Part of our pragmatic approach is to be all-inclusive, understanding that the majority of people are not going to go vegan, at least not tomorrow. We want to improve the lives of animals being raised for food right now. Therefore, we support our local farmers who raise their animals humanely and sustainably.
This month we’re getting to know Dave Bishop of PrairiErth Farm.
PrairiErth Farm is a 400-acre, multigenerational, organic farm in central Illinois about 30 minutes outside of Bloomington. Their goal is to limit their ecological footprint by caring for the earth, not just for us, but for future generations. Dave and his team believe that “organic” is more than just a practice, it’s a way to influence a healthy lifestyle in the community and provide a sustainable way of producing food.
PrairiErth Farm produces corn, soybeans, wheat, oats, vegetable crops, and livestock including organic, grass-fed beef cattle, pastured hogs, and egg-laying hens. The 50 head of beef cattle graze both permanent pasture areas and on row crops acres, usually accompanied by poultry. Their hogs follow the cattle, converting waste from the cattle’s winter feeding area and summer vegetable crop waste.
Many thanks to Dave for taking some time to share his perspective with us on a variety issues that farmers are facing today.
How did you first become involved in farming?
I grew up on a dairy farm near Peoria. After college and a four-year stint as a flight instructor, I had an opportunity to farm on my own in Logan County, beginning in 1979.
Why is farming sustainably and humanely important to you?
Truly regenerative agriculture requires a diverse mix of plants and animals on the land together. It is the interactions of plants and animals on the land that provide the ecosystem services required to both produce food and to maintain and improve the health of the soil without depleting natural resources or damaging the environment. In this system, animals are service providers, not simply sources of meat, milk, or eggs.
How have the economics of farming changed in the last several years and how has it affected you? What further changes are you anticipating?
The industrial food system has come under increasing stress in recent years due to overproduction and loss of overseas markets. In 2020, the fragility of the industrial processing system was exposed by the pandemic as work slowed in the huge meat processing centers and hundreds of thousands of animals were slaughtered and buried.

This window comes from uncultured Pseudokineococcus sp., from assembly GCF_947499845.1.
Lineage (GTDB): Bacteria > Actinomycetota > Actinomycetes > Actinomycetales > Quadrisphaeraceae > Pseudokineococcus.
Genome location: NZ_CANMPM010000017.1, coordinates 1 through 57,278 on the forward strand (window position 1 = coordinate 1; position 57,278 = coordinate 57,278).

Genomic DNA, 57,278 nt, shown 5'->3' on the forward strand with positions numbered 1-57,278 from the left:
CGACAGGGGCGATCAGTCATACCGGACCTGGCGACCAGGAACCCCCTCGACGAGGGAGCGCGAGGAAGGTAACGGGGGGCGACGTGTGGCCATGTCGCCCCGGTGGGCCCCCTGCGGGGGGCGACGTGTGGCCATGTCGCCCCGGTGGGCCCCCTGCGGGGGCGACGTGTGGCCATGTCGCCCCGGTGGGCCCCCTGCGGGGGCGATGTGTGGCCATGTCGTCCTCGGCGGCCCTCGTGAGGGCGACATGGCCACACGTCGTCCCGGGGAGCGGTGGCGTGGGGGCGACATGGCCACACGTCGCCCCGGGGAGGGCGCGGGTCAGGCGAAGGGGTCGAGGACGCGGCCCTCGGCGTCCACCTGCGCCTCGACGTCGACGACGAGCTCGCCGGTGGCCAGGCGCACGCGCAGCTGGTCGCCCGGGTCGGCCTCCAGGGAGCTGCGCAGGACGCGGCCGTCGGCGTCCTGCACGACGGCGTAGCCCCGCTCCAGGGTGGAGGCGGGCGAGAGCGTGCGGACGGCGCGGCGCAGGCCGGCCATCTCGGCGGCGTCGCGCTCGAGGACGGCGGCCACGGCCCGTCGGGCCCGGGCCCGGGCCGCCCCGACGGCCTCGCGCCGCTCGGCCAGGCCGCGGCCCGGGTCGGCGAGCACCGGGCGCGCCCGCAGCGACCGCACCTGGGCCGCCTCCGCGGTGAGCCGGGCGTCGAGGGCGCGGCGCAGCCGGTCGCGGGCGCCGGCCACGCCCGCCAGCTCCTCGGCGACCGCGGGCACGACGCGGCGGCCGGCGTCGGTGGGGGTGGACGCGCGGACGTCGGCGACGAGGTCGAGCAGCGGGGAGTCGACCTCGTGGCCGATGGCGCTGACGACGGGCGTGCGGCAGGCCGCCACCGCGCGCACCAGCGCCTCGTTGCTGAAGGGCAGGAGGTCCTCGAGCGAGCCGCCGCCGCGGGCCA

This has given new energy to regenerative farming production systems and added local value to local food systems. The hope is that we can build on the progress already made and replace the industrial food system — it’s really up to the consumer and their purchasing choices.
What are your views on extreme confinement and gestation crates for pigs? Would you support a bill to extreme confinement? Why or why not?
Raising animals in extreme confinement is not only cruel, but would not be economically feasible without the ability to externalize a significant amount of the production costs. Repairing damage to the environment caused by runoff, for example, is left to the taxpayer or simply charged to future generations. The surest way to end these practices is to require full cost accounting within the system so these costs would rightfully be borne by the producer. If I incur the additional costs of responsible waste management on the farm (and raise animals is a more humane way) I am at a competitive disadvantage.
What can consumers do to help improve the lives of all our farm animals?
In the absence of political will to address these issues, it’s up to the “big boss” — the consumer and their purchasing choices — to make the necessary changes.
How do you market and sell your products? How can people shop with you/find you? Can they visit the farm?
We market all of our products direct to the consumer or through local stores. We invite the public to visit the farm. Until the pandemic, we typically hosted around 2000 visitors annually.
There is growing public concern about how our food is produced, what’s in it, and whether or not we’re being told the whole truth by the industrial food system. The prevalence of “ag-gag” laws does nothing to inspire public confidence and frequent allegations of abuse seem to validate concerns.
For more info, got to PrairiErth Farm.
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